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Nerve Grafting Technique Saves Limbs Of Marine

11:25 AM, Mar 11, 2013   |    comments
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BETHESDA, Md. (WUSA9) -- With new ways to regenerate severed nerves, thousands of victims of trauma may be able to avoid amputation.

Imagine having a hand or a leg that is completely unusable and there is only one option: amputation. Severe nerve damage can lead to this, but luckily, one soldier avoided amputation, thanks to innovative technology that can restore feeling and function to a limb.

A bullet ripped through Navy Corpsman Ed Bonfiglio's left leg while he was on patrol in 2009, with a Marine Unit in Afghanistan. It caused very little damage to surrounding tissue and bone, but cleanly severed Bonfiglio's sciatic nerve.

Lieutenant Commander Patrick Basile, M.D. of Walter Reed National Military Medical Center says, "It was a good five centimeter gap of sciatic nerve, which at that level of the upper thigh is about the size a quarter."

"With the loss of the nerve, I lost all movement of the bottom of my leg," said Ed Bonfiglio, now a veteran.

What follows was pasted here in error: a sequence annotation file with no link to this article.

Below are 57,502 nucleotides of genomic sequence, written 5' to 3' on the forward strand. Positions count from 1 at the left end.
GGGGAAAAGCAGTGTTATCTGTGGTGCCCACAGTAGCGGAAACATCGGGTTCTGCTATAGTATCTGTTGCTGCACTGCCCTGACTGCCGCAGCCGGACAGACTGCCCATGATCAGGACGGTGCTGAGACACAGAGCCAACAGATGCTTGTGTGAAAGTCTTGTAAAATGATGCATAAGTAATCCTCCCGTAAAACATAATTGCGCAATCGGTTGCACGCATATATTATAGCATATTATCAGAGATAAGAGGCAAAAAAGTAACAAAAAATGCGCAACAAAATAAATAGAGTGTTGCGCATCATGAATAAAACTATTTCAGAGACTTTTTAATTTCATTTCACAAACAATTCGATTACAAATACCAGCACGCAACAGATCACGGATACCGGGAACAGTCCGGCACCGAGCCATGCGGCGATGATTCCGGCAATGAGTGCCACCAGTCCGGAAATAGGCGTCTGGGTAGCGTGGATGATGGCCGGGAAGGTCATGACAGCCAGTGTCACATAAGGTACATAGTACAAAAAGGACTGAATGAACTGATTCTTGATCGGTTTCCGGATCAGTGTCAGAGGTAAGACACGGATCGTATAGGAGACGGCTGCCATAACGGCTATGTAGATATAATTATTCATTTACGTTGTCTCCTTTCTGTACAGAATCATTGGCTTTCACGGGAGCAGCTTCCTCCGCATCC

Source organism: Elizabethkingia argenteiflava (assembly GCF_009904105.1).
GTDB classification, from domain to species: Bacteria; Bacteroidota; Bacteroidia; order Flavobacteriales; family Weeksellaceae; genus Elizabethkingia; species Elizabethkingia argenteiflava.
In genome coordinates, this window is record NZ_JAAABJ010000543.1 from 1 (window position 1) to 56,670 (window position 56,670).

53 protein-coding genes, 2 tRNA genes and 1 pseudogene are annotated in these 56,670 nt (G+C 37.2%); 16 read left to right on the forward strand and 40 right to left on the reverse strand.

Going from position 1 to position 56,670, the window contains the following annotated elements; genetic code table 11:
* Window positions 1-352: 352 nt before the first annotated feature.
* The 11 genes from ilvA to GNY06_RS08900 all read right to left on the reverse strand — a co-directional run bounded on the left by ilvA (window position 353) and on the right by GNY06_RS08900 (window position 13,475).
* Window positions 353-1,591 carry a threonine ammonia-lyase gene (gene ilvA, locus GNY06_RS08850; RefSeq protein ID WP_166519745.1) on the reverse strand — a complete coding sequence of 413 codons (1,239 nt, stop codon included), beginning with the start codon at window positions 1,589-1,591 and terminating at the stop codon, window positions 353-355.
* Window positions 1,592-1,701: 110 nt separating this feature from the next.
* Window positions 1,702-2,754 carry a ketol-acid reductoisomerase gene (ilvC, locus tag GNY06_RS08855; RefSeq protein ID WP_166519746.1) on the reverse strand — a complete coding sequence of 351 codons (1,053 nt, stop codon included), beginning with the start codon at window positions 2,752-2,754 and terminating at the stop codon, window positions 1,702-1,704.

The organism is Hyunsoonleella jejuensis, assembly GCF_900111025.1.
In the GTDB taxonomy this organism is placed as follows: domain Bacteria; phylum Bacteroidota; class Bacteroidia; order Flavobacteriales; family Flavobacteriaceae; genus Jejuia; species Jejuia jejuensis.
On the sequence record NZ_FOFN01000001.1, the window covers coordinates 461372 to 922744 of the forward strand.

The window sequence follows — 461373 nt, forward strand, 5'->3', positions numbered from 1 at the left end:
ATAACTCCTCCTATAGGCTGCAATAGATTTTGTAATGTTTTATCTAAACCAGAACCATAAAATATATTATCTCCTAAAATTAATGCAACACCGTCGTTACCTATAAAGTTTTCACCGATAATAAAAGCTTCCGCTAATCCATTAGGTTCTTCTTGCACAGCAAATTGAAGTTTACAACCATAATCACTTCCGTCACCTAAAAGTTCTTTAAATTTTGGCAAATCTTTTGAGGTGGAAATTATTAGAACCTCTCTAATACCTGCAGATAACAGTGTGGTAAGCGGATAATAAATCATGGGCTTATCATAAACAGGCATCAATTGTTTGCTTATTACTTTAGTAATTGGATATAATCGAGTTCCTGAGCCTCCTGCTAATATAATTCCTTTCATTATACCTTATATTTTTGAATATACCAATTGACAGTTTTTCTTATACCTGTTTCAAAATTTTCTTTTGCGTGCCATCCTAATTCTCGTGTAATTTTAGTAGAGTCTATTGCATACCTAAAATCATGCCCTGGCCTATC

At Walter Reed Army National Medical Center, surgeons gave Bonfiglio a choice: amputation below the knee or their attempting of a new nerve grafting technique called "allograft." A specially treated donor nerve from a cadaver is sewn into the gap in the severed nerve and provides a bridge where nerve fibers grow across it and reconnect. Lt. Cdr. Basile explains that traditionally, another nerve from a patient's body is harvested to bridge such an injury.

Dr. Basile says, "There are pluses and minuses to that, the minuses being, obviously that leaves a numb patch somewhere else in the body."

Since, Bonfilgio needed a larger nerve that his own body didn't have, Dr. Basile performed the allograft procedure in August 2009.

Dr. Basile says, "It worked fantastically."

While this doesn't work with nerves of the spinal cord, peripheral nerves can regrow at about a millimeter a day. Bonfilgio underwent hundreds of hours of physical therapy.  Finally, movement, sensation, and control slowly returned.

Dr. Basile says, "We saw motion about 6 months into his recovery, and after a year we were getting good ankle motion. Then, he showed lots of progress. He started walking, and between two and three years, he unbelievably started running."

Bonfilgio says, "From a wheelchair to crutches to this, its amazing. I never thought I would get this far. I thought I was always going to be on crutches or a cane for the rest of my life."

Bonfilgio, now 27, is a college student in North Carolina and wears a brace to stabilize the leg.


 

 

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